NAVAJO COUNTY ‑ Arizona Department of Public Safety Trooper Keith Anderson said Thursday, July 4, 2019 started out as a normal day for him.
He said he had a few of the typical calls and traffic stops, but nothing special until a call came in that afternoon about a man climbing in and out of trees, running in and out of traffic near Bison Ranch in Overgaard, then again near the Wild Women bar while yelling and screaming incoherently at people, climbing over a large statue of a horse, and then running into the woods.
The man was clearly distraught about something and needed help, thought Anderson.
He said he was given some minor idea of where the man ran into the woods by witnesses and followed their lead until he came to a residence where he found a suicidal man hanging by a belt from a tree that was right next to the porch of a rental cabin where he was staying with his girlfriend.
Anderson said the girlfriend was hysterical, screaming at her boyfriend not to kill himself and that he did not have to do this.
Anderson used a chair on the porch deck to reach high enough to cut the belt getting the man down.
“He was blue when I got there,” Anderson said. “I thought he had probably been up there for around five minutes or so. But I found out later that he could have been up there for perhaps as long as 15 minutes.”
“He wasn’t breathing and didn’t show signs of life, so I rolled him over and started CPR and he started breathing again,” Anderson said. “But he stopped breathing and had blood coming from his mouth, so I performed CPR on him again and he started breathing again.”
Thankfully, the man kept breathing.
“It really shook me up,” Anderson said.
Not that long afterward though, Anderson got another call and it was back to work as usual. No time to take it all in.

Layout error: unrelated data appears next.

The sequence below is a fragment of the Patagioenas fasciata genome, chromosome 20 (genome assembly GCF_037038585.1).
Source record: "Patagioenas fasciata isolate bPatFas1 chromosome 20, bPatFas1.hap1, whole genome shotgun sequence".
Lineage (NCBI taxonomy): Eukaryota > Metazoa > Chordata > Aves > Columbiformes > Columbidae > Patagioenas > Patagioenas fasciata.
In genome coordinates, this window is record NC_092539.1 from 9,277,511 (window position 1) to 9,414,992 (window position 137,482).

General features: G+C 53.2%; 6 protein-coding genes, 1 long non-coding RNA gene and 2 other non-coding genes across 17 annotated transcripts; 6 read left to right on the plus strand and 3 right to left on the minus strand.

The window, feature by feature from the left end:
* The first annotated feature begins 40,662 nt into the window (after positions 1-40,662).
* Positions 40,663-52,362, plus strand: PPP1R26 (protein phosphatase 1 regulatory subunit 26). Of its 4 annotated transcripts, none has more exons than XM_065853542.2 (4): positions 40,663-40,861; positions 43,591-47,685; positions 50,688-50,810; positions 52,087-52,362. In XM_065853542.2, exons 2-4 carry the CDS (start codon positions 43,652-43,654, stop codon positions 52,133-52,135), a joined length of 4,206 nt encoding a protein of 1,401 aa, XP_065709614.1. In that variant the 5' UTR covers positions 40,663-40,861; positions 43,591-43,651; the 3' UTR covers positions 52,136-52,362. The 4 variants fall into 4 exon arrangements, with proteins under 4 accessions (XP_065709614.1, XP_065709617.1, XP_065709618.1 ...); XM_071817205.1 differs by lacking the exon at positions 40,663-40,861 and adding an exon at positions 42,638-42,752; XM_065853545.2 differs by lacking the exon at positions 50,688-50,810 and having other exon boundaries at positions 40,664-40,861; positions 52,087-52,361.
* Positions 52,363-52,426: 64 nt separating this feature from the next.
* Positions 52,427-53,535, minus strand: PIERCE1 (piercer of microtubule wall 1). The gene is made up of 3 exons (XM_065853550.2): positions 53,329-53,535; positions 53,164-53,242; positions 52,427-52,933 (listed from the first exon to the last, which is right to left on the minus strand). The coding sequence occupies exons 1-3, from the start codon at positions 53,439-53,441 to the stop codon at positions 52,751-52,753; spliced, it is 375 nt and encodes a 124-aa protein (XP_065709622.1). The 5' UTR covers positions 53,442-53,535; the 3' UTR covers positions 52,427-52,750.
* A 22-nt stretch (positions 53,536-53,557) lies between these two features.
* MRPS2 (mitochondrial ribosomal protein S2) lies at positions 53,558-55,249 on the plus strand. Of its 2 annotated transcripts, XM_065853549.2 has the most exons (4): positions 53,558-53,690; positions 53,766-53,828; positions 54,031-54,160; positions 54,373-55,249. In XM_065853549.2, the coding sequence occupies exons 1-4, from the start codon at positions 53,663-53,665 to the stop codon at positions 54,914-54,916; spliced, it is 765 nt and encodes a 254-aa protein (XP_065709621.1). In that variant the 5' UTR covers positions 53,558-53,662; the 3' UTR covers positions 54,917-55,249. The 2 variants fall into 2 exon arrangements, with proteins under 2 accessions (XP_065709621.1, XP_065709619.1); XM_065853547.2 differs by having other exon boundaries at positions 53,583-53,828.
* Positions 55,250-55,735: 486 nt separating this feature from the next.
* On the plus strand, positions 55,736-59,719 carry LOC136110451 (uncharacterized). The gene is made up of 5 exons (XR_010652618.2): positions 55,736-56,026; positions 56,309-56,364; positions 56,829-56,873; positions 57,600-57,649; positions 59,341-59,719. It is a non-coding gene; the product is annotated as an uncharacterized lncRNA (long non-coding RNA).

Anderson said that for days afterward he did not sleep well at night. Images of the man hanging from that tree filled his head.
Anderson said he was sure from all of his experience that the man he cut down from that tree would have cognition issues at best and perhaps even be brain dead at worst, if he even survived. He said that although he saved the man’s life, the idea that he may not have done it in time for him to fully recover, weighed heavy on him.
But he had a public to serve.
So on Saturday, July 6 he worked the parade and fireworks show for the Fourth of July celebration in Heber-Overgaard and then went home as usual.
“That Sunday was my birthday and I was working in my yard when my chief called me and asked if I was sitting down,” Anderson said adding that he prepared himself for the worst. “Then he told me the man was going to be released from the hospital with no problems. I was ecstatic.”
Both Trooper Anderson and his chief, DPS Sgt. Evan Larson, said they are like anyone else as far as suffering the same emotions and aftermath of traumatic event.
Larson agreed that the big difference is in the oath law enforcement takes to serve and protect the public. Members of law enforcement live by the oath they take and that helps them deal with things the average citizen would find unthinkable.
“We are human,” Larson said. ”We all have baggage. But as members of law enforcement we take it (their jobs) as it comes. But I think part of how we keep doing what we do is that in order to be a good law enforcement officer, you have to be a good person. You have to have a good heart.”
He said that good troopers, deputies, and officers, get back what they put into their jobs, just like people get back what they put into life.
Anderson noted one incident in particular in Show Low some time ago that he was involved in that ended up being what is known as suicide by cop. That is when someone commits a crime or crimes and puts police in the position of having to kill them, with that being their intent.
Anderson said he has taken a vow to try and keep any member of law enforcement from going through what he experienced by helping train them in how to handle calls involving mental health like the suicidal man he saved on July 4.
Larson and Anderson said they also, like most everyone else, rely on the strength of family, friends, and their community to get through it all. Larson made a point of how much the support of the local community means to them and how often they see it come genuinely from local residents.
So the next time it seems like a member of law enforcement might behave a little too official, or maybe they seem a little too unforgiving when someone has done something that might put their life or someone else’s in danger, just remember what they see and do on a daily basis and that their goal is to send everyone home, or even to jail, alive at the end of the day.